To attach the front of the drawer – Place assembled drawer on a flat work surface, lay drawer front panel in front of the drawer face down. Center it on the drawer. Place desk hinges in and mark placement of screws and where hinge falls. Put hinge in “L” position and make sure it is flush with the sides of the desk. Since my bottom board was 3/4″ pine, it was soft. I cut out a space with a craft knife along the edge for the hinge to rest in so it would be flush with the top of the board. You could use a hammer and a chisel, but I did not have them. Repeat cut out for hinge on opposite side. Pre-drill holes for screws and then attach hinges.
When the drawer front folds down, it should be flush with the drawer bottom.
Place drawer glides on drawer as shown in the IKEA instructions that come with the dresser. Place the drawer in the dresser, but note the top edge of the drawer front will be too high. You will need to cut this down about an inch, but before you do, look at the bottom of the drawer to make sure you have enough clearance to move the top drawer out. If the second drawer stops it, then you will have to move the drawer glides in the dresser up a little bit. Once the drawer moves in and out freely, measure how much you will need to cut off the top edge of the drawer front. I marked this with a pencil and straight edge, then removed the front and cut it with a saw. Once cut, attach to drawer.
Place four of the 1/4″ birch plywood pieces on each drawer. Evenly space them along the drawer. Use Liquid Nails to attach. Prime and paint them before or after attaching. Let dry.
To create a tray look for the top:
I used a saw and miter box to cut the wood to the size needed. I used Liquid Nails to attach it to the top of the dresser.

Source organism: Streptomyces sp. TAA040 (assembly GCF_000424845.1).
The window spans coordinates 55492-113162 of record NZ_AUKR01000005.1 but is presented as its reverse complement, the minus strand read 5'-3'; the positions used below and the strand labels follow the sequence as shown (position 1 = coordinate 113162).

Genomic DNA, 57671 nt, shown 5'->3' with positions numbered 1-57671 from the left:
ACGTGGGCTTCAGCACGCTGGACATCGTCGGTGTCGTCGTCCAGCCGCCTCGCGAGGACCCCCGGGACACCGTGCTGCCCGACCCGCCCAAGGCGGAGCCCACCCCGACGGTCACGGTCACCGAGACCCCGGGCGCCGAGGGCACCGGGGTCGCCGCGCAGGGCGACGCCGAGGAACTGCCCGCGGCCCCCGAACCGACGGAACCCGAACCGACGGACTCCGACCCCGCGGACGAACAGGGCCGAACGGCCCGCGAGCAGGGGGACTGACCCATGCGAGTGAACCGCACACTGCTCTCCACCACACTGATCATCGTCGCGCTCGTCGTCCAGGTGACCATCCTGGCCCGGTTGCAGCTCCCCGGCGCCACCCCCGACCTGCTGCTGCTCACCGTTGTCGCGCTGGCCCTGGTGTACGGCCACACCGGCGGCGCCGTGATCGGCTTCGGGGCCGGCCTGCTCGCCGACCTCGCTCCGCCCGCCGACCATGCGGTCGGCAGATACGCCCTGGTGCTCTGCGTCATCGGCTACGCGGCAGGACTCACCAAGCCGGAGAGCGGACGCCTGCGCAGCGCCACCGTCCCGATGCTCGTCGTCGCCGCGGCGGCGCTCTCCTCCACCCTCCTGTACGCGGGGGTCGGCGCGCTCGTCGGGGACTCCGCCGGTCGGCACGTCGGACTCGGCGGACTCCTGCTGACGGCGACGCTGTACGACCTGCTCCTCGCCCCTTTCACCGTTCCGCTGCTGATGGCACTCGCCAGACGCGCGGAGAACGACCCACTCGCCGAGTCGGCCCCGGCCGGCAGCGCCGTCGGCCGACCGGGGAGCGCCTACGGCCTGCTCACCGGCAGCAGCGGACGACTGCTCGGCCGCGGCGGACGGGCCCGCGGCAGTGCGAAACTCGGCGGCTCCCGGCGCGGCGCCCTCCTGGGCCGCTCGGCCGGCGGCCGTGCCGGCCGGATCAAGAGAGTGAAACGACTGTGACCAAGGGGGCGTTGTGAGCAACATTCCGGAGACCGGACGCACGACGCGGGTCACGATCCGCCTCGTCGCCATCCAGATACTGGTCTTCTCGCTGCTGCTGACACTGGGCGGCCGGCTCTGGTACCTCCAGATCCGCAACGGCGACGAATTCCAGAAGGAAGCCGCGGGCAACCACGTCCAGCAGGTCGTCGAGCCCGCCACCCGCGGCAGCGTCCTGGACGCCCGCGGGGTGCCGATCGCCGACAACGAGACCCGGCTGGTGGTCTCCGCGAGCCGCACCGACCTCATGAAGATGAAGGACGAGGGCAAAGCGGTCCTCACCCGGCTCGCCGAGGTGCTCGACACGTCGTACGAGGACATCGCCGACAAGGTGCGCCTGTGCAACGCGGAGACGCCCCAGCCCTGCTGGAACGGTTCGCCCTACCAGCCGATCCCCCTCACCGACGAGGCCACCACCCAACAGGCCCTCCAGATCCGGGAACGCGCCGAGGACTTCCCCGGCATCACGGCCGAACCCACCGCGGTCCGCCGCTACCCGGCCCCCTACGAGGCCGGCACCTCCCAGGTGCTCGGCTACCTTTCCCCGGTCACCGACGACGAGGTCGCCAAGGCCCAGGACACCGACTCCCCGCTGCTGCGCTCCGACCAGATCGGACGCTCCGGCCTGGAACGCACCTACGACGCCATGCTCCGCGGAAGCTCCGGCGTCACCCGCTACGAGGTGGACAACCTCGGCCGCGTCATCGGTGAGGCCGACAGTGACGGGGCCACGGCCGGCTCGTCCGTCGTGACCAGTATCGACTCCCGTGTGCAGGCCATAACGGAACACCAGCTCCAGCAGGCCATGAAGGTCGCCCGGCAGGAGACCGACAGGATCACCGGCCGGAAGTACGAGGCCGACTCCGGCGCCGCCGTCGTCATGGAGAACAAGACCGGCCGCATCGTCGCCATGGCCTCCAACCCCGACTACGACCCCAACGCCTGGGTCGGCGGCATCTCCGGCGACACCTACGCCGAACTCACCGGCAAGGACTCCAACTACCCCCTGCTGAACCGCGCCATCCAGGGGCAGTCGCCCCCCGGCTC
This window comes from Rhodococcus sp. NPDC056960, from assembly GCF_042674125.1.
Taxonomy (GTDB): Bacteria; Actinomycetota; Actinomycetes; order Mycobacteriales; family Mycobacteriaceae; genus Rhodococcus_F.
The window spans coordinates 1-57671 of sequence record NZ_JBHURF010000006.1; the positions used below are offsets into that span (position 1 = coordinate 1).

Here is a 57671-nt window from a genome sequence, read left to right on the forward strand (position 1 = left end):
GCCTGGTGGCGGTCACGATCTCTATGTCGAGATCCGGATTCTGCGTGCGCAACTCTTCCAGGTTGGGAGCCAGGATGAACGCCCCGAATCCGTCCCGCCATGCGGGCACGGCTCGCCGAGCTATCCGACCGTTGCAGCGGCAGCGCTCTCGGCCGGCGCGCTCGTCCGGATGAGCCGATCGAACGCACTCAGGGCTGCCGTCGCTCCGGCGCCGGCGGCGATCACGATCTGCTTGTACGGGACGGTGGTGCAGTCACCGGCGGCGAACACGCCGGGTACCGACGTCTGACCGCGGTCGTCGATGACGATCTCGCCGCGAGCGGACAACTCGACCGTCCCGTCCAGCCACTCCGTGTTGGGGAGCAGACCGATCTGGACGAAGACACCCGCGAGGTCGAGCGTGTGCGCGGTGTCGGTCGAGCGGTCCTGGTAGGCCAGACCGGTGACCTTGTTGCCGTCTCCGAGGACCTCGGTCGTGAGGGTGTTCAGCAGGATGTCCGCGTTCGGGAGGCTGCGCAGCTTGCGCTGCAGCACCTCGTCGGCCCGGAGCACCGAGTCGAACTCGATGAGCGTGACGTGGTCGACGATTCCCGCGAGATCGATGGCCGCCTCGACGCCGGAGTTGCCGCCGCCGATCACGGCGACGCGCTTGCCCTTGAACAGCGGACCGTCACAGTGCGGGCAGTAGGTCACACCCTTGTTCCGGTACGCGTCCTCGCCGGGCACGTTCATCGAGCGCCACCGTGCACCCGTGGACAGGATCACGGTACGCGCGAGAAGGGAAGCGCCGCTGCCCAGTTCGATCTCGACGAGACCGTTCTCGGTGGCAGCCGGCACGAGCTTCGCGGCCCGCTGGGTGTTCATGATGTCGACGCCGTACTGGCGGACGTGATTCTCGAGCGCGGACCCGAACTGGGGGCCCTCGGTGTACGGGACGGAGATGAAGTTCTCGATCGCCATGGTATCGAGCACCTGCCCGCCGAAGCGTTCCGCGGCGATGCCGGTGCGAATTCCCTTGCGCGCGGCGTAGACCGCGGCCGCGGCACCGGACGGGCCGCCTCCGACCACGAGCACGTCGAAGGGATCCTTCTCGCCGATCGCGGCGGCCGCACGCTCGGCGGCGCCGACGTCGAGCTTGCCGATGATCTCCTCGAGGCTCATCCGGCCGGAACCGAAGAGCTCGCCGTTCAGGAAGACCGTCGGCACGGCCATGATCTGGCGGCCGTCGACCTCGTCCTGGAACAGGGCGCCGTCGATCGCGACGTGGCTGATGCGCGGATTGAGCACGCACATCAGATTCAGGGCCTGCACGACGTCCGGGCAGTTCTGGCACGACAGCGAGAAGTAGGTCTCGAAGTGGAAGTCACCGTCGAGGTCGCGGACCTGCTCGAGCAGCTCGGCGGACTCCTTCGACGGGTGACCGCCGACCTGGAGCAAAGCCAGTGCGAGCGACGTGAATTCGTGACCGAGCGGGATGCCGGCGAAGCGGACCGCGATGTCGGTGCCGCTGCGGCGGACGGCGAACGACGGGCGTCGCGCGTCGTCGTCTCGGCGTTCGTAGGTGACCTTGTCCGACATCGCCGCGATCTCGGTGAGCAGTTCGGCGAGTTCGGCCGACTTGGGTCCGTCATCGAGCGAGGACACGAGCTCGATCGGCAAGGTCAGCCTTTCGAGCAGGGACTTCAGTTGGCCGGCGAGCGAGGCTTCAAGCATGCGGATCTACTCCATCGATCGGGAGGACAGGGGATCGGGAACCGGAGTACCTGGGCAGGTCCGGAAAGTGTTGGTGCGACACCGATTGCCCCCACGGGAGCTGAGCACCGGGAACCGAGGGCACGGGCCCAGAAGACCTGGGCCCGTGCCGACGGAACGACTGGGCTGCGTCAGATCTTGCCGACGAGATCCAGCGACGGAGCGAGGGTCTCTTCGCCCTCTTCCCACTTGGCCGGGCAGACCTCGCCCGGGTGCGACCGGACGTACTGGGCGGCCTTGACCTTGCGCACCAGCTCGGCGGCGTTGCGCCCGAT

If you want to add wood initials, cut the back piece of wood so you have an opening for the letters. I used Liquid Nails to attach them.
I cut oilcloth to fit inside the tray top and for the back of the top drawer front. I used spray glue to attach it.
Attach the label pulls with the screws provided in the kit. To make it easier to line them up,remove the drawers and line them up in order on the floor.
I didn’t have the right size drill bit for a power drill to use, so I used a very handy Yankee Push Drill that I brought with me. It was a lifesaver!
The last thing that needs to be done is to add a very thin strip of wood to the underside of the drawer front. This is needed to hide the drawer glides. I made it by cutting a scrap piece of wood wafer thin. You can also use iron-on wood veneer along the entire bottom edge. I used Liquid Nails to attach and added the tape to hold it in place since time was up and the dresser had to be moved to the photo studio.
I hammered in some gold nail head tacks around the oilcloth on the desk drop down.
A hook on one side holds a clipboard. On the other side is a metal magazine or file holder.